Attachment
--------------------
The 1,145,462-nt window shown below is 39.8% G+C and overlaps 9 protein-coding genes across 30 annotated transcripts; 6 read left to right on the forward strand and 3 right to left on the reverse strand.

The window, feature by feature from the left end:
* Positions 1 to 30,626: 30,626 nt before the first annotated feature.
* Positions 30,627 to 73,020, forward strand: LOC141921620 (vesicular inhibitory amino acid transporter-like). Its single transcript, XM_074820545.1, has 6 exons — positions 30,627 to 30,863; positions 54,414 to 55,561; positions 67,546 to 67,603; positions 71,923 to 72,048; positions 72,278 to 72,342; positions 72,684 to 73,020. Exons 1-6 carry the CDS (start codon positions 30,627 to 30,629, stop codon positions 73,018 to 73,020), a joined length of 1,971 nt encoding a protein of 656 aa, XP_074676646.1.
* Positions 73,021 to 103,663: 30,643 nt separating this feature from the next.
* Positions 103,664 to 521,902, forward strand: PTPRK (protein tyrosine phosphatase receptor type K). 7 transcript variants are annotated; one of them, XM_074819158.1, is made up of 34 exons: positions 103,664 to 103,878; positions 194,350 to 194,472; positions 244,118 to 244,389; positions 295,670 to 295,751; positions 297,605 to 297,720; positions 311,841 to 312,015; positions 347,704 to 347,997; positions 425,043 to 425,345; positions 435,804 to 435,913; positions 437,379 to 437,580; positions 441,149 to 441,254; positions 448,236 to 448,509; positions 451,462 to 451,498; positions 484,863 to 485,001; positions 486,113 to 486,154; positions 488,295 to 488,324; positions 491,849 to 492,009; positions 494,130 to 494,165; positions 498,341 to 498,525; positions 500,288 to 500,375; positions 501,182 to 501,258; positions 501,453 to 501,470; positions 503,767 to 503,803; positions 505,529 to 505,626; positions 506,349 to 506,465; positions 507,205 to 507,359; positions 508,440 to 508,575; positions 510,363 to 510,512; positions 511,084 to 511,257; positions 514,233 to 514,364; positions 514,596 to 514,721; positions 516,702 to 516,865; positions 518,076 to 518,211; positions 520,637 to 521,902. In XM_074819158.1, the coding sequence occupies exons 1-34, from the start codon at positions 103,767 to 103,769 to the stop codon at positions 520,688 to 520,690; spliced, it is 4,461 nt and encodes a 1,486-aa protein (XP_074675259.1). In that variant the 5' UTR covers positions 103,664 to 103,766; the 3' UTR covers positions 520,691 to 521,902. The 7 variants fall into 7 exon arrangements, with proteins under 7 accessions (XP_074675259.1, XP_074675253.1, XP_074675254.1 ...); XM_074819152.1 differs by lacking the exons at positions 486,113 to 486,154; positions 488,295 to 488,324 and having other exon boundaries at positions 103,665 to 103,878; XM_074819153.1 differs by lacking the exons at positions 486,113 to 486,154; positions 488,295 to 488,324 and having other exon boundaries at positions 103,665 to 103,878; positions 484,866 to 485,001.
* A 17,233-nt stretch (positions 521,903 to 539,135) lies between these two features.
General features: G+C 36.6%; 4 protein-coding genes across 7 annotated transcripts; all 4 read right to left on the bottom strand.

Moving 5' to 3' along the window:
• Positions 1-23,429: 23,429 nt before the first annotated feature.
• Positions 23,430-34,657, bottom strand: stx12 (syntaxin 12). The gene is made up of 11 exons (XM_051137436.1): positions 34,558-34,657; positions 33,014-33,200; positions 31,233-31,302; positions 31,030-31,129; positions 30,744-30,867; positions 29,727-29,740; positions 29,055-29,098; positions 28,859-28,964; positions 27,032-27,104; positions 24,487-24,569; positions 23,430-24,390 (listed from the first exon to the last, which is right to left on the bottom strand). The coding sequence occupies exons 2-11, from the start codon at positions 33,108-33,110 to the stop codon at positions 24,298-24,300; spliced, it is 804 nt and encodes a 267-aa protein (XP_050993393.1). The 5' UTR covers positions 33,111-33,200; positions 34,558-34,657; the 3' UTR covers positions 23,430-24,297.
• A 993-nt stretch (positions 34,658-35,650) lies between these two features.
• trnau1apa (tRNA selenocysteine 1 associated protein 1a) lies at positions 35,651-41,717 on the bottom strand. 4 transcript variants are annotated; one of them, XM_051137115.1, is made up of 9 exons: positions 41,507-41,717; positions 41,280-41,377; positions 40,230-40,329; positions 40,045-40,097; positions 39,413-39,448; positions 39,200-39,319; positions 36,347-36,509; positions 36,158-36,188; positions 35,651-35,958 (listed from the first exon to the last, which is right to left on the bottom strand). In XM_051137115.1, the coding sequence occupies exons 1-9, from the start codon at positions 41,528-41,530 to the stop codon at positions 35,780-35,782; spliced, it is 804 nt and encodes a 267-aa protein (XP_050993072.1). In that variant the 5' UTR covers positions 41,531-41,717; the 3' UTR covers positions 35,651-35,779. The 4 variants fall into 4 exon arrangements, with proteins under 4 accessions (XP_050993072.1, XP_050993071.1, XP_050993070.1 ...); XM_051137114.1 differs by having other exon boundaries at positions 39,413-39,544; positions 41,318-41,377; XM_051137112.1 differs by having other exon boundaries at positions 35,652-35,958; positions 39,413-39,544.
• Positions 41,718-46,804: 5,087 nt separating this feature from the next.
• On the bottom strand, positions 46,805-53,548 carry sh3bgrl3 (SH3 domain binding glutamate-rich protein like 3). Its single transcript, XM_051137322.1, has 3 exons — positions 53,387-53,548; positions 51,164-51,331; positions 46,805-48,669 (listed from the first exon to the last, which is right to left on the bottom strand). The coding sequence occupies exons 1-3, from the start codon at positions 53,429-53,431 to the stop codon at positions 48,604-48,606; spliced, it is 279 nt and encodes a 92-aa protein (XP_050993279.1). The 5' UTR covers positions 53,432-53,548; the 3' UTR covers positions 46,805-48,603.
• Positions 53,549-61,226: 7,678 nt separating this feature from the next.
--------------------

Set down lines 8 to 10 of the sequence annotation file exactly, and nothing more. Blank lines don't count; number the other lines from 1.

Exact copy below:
General features: G+C 36.6%; 4 protein-coding genes across 7 annotated transcripts; all 4 read right to left on the bottom strand.

Moving 5' to 3' along the window:
• Positions 1-23,429: 23,429 nt before the first annotated feature.